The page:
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Husbands and Wives.

Anne-Marie Ford    -    1 June 2014

The Reading Mercury of 26th January 1901 carried the report of an inquest into the sudden death of a local man. Under the heading ‘Death through excessive drinking’ the story ran:

Inquiry into the death of a dealer named Frederick Breakspear, aged 43, who died in his cottage on Friday through excessive drinking. Adelaide Breakspear, the widow, said that her husband was much given to drink. He had no bodily illness and his life was not a hard one. He generally drank common ale and she never saw him take spirits. On Monday night he was borne home in a helpless state. The witness tried hard to wake him but without result and then she went to bed. Next morning she found him still in the same place and unable to speak. The doctor came on Tuesday. [A dealer] living at Childrey said that in the Hatchet Inn on Monday Breakspear drank a quantity of beer and some whisky. He then suddenly fell down. Witness carried him home . . .Mr. W.M. Woodhouse, surgeon of Wantage, said that he found Breakspear suffering from the effects of alcohol, he had bronchial catarrh and his heart was in a very weak condition. Deceased did not blame anyone but himself. Death was caused by heart failure, brought on by alcoholism. The jury returned a verdict to this effect.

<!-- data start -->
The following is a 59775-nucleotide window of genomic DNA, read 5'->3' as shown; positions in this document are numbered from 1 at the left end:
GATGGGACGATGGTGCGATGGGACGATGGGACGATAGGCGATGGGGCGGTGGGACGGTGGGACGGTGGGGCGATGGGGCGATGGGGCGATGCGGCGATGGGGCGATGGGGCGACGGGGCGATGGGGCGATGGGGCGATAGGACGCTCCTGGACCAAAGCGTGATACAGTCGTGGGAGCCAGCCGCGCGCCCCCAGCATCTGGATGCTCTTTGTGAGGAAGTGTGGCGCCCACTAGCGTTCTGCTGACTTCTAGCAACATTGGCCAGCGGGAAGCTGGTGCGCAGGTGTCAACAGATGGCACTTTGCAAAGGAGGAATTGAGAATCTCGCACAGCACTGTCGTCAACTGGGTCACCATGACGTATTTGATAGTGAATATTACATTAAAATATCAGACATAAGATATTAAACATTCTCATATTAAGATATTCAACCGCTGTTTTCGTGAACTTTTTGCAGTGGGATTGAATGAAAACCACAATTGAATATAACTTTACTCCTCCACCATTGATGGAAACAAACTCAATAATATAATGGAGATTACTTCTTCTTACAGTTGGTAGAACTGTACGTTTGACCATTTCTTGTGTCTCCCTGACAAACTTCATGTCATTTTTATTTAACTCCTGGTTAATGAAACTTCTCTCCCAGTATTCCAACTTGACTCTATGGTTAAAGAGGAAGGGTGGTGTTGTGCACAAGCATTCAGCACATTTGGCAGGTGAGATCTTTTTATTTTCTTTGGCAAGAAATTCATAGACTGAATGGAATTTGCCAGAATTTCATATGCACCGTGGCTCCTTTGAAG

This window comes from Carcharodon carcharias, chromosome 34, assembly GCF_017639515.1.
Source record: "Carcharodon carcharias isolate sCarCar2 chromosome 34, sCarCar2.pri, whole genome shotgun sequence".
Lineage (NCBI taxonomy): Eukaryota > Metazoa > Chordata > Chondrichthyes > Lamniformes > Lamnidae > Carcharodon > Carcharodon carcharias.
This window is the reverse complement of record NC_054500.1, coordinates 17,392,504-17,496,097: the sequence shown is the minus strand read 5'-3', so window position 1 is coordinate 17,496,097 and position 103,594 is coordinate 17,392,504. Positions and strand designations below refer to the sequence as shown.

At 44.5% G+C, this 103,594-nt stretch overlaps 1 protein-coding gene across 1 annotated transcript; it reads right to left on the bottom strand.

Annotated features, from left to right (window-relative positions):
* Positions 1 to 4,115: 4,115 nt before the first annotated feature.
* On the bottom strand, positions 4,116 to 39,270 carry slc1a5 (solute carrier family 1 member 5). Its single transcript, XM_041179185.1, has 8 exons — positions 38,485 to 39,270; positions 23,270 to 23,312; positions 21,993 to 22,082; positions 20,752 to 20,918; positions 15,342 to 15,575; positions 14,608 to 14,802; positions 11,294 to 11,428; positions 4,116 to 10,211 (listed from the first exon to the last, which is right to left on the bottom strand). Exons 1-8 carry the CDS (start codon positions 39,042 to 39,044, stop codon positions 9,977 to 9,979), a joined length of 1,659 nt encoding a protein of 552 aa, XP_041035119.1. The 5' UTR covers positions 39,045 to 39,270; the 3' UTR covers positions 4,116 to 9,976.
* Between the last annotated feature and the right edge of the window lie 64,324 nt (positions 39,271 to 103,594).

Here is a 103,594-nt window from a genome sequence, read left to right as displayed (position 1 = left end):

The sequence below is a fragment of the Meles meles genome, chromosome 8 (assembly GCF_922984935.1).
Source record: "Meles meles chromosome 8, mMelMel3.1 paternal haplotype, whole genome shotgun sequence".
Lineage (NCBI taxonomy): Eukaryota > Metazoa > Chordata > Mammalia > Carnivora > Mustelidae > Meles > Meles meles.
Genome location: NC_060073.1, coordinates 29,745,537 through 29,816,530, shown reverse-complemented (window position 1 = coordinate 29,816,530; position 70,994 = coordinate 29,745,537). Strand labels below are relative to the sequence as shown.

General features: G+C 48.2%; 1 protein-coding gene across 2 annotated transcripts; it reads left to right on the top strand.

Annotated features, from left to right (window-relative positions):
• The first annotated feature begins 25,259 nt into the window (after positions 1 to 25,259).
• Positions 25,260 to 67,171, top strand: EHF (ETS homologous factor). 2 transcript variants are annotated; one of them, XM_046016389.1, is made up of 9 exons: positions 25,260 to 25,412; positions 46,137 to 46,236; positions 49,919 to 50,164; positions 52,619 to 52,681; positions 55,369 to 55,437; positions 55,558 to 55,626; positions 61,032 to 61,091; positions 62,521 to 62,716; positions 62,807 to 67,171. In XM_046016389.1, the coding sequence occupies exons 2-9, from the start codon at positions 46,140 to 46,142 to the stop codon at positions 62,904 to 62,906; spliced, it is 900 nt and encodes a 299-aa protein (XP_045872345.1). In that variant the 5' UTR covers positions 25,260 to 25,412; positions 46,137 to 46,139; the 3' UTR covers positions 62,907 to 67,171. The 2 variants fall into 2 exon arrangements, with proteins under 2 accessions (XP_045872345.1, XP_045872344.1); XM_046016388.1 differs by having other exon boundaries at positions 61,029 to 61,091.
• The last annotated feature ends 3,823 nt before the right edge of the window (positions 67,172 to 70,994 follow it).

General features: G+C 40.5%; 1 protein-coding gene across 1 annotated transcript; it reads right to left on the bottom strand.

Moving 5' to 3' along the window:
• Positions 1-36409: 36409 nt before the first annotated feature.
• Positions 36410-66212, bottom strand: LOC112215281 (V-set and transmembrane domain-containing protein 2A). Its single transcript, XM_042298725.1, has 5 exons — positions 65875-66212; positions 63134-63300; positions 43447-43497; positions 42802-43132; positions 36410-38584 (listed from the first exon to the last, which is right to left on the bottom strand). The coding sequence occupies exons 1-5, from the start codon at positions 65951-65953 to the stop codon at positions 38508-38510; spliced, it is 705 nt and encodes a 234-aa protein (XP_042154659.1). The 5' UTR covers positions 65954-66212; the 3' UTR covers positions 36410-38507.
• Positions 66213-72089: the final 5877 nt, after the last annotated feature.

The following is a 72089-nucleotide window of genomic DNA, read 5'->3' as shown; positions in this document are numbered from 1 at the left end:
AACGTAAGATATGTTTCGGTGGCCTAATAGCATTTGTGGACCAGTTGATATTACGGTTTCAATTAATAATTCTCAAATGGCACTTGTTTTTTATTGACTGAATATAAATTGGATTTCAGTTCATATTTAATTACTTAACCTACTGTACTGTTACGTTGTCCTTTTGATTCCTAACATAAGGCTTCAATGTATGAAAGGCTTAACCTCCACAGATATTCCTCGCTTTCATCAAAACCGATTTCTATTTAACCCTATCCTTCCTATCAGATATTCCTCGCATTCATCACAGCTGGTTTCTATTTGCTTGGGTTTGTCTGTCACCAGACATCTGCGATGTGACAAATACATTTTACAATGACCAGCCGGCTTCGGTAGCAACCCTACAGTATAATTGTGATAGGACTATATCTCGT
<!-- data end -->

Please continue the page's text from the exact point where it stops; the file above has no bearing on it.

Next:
Excessive drinking seems to have been a constant factor in Frederick Breakspear’s life from an early age. One of his many convictions dates from as early as 1885, when he and his father found themselves in court, an item reported in the Reading Mercury of 10th January that year:

Thomas and Frederick Breakspear, father and son, describing themselves as general dealers of Witney, were brought up in custody, the former charged with being drunk in Faringdon on the 6th inst., and the latter with being drunk while in charge of a horse and cart. Both fined.

The eldest son of Thomas Breakspear(son of James and Ann Breakspear, baptised on 26th February 1837 at Uffington) and Sarah Fowler (daughter of Joseph and Jane Fowler, formerly Richens), was baptised Frederick James in 1862, the first of their known eight children. He was followed by Jane (named for Sarah’s mother, Jane Richens) in 1865, Mary Elizabeth in 1867, John Fowler in 1869, Georgina Annie in 1872, Thomas William in 1876, Walter in 1878 and Sarah Maud in 1881.

Frederick married Adelaide (Adley) Lewis/Boswell in the March quarter of 1887 in the registration district of Wantage. She was the daughter of a Gypsy well-known in those parts, Tommy Boswell, and his wife, Counseletta Smith. The use of the surname Lewis is derived from Tommy’s father’s forename and the fact that Tommy was known locally as ‘Young Lewis,’ since his father was ‘Old Lewis.’ With an extremely casual attitude to naming, Tommy adopted the surname and began to use it for his family with Counseletta. (Hence the difficulty for researchers following children baptised as Boswell, but marrying as Lewis, or, in the case of Adely, baptised as a Smith.)

What is interesting about this marriage is that it was the first of four unions of the Breakspear children with the siblings of other families, an event often found in Gypsy and Traveller families. Adely’s sister Mirannie married (as Rose Hannah Lewis) John Fowler Breakspear, one of Frederick’s younger brothers, in the December quarter of 1897in the registration district of Newbury. John Breakspear was also, like his brother, to make a number of appearances at the local court and in the Reading Mercury. In the 17th December 1887 edition, the year his brother Frederick had married, “John Breakspear, hawker, pleaded guilty to riding on the footpath at Buscot on 29th November. Fined, but committed to 14 days’ hard labour in default.”